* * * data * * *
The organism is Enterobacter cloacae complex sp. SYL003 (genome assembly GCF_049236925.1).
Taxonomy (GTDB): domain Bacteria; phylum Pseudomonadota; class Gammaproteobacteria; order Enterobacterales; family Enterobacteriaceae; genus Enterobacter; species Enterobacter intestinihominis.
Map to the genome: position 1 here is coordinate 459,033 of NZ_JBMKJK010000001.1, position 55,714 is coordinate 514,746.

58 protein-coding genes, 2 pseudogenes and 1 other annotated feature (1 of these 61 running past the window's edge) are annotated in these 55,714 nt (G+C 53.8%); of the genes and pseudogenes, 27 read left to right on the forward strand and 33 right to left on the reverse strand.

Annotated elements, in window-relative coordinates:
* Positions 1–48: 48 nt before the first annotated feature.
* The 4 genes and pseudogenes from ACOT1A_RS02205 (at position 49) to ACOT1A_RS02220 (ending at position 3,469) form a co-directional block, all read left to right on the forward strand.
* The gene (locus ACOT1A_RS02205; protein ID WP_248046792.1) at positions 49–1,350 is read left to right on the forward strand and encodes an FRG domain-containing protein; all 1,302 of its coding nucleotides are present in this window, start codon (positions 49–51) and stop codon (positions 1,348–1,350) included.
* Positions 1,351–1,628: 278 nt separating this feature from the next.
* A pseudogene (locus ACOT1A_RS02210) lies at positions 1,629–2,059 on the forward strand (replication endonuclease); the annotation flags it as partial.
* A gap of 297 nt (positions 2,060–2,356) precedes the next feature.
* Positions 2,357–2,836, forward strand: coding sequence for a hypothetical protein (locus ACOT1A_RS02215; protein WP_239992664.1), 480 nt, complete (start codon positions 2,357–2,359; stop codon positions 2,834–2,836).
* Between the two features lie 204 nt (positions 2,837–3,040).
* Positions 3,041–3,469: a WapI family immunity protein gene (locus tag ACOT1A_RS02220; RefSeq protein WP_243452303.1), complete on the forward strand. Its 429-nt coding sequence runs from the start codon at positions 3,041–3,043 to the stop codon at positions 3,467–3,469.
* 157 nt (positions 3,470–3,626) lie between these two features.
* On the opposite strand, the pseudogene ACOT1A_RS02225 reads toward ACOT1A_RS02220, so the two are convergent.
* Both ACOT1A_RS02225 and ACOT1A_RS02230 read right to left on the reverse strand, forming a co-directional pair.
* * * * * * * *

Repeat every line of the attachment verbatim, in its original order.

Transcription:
The organism is Enterobacter cloacae complex sp. SYL003 (genome assembly GCF_049236925.1).
Taxonomy (GTDB): domain Bacteria; phylum Pseudomonadota; class Gammaproteobacteria; order Enterobacterales; family Enterobacteriaceae; genus Enterobacter; species Enterobacter intestinihominis.
Map to the genome: position 1 here is coordinate 459,033 of NZ_JBMKJK010000001.1, position 55,714 is coordinate 514,746.

58 protein-coding genes, 2 pseudogenes and 1 other annotated feature (1 of these 61 running past the window's edge) are annotated in these 55,714 nt (G+C 53.8%); of the genes and pseudogenes, 27 read left to right on the forward strand and 33 right to left on the reverse strand.

Annotated elements, in window-relative coordinates:
* Positions 1–48: 48 nt before the first annotated feature.
* The 4 genes and pseudogenes from ACOT1A_RS02205 (at position 49) to ACOT1A_RS02220 (ending at position 3,469) form a co-directional block, all read left to right on the forward strand.
* The gene (locus ACOT1A_RS02205; protein ID WP_248046792.1) at positions 49–1,350 is read left to right on the forward strand and encodes an FRG domain-containing protein; all 1,302 of its coding nucleotides are present in this window, start codon (positions 49–51) and stop codon (positions 1,348–1,350) included.
* Positions 1,351–1,628: 278 nt separating this feature from the next.
* A pseudogene (locus ACOT1A_RS02210) lies at positions 1,629–2,059 on the forward strand (replication endonuclease); the annotation flags it as partial.
* A gap of 297 nt (positions 2,060–2,356) precedes the next feature.
* Positions 2,357–2,836, forward strand: coding sequence for a hypothetical protein (locus ACOT1A_RS02215; protein WP_239992664.1), 480 nt, complete (start codon positions 2,357–2,359; stop codon positions 2,834–2,836).
* Between the two features lie 204 nt (positions 2,837–3,040).
* Positions 3,041–3,469: a WapI family immunity protein gene (locus tag ACOT1A_RS02220; RefSeq protein WP_243452303.1), complete on the forward strand. Its 429-nt coding sequence runs from the start codon at positions 3,041–3,043 to the stop codon at positions 3,467–3,469.
* 157 nt (positions 3,470–3,626) lie between these two features.
* On the opposite strand, the pseudogene ACOT1A_RS02225 reads toward ACOT1A_RS02220, so the two are convergent.
* Both ACOT1A_RS02225 and ACOT1A_RS02230 read right to left on the reverse strand, forming a co-directional pair.